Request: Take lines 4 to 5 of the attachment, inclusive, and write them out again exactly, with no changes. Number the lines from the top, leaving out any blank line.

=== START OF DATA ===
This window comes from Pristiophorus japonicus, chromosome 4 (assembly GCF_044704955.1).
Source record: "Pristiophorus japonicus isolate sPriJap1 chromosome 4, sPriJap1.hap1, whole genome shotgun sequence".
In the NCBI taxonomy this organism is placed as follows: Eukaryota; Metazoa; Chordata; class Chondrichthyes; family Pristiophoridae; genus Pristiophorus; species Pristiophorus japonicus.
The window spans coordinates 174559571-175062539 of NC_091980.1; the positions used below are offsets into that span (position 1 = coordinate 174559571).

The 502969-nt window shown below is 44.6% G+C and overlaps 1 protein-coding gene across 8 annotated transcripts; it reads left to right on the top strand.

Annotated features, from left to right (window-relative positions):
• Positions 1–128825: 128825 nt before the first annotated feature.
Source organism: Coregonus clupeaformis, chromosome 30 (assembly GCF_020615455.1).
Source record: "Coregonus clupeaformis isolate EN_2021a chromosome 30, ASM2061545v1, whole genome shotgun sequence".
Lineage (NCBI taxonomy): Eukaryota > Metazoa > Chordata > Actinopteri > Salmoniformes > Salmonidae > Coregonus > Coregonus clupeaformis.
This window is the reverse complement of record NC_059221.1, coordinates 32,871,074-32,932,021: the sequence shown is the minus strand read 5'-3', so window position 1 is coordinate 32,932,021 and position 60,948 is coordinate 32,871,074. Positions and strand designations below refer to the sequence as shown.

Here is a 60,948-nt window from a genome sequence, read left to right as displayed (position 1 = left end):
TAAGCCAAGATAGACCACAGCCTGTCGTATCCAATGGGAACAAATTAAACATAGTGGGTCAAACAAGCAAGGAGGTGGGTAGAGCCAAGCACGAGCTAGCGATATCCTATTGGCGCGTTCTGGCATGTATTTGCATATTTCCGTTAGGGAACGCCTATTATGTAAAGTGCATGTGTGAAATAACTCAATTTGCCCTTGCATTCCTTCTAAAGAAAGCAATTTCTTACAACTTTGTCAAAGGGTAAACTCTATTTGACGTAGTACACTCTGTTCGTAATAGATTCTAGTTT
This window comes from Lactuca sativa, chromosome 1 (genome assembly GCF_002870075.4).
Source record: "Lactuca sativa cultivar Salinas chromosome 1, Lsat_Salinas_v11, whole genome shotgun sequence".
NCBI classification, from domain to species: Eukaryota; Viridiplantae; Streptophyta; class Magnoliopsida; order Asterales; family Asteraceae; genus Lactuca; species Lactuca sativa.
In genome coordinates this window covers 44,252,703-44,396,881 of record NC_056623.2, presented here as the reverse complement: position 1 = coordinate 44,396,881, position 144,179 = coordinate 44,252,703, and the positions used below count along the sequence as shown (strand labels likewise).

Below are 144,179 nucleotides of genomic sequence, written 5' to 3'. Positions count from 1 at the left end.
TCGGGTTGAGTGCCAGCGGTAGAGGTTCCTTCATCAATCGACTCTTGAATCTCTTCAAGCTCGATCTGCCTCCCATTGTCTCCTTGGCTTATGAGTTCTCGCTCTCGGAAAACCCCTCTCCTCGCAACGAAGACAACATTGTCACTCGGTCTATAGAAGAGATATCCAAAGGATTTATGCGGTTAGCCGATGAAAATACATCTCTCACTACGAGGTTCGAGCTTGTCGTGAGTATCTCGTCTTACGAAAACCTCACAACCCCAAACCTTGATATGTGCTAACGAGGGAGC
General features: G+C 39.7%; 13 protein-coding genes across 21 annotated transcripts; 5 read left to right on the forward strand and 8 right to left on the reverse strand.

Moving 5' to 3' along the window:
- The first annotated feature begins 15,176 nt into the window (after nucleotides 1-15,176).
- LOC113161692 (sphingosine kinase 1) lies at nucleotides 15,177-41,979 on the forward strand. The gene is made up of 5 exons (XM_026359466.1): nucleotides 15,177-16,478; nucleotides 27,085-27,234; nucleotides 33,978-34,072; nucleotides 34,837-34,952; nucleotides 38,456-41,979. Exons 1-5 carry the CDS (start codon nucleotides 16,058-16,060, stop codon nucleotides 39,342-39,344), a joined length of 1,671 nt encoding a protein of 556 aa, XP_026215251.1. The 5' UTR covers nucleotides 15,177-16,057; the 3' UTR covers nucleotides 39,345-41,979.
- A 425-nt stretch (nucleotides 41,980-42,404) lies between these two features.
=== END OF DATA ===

The window spans coordinates 174559571-175062539 of NC_091980.1; the positions used below are offsets into that span (position 1 = coordinate 174559571).

The 502969-nt window shown below is 44.6% G+C and overlaps 1 protein-coding gene across 8 annotated transcripts; it reads left to right on the top strand.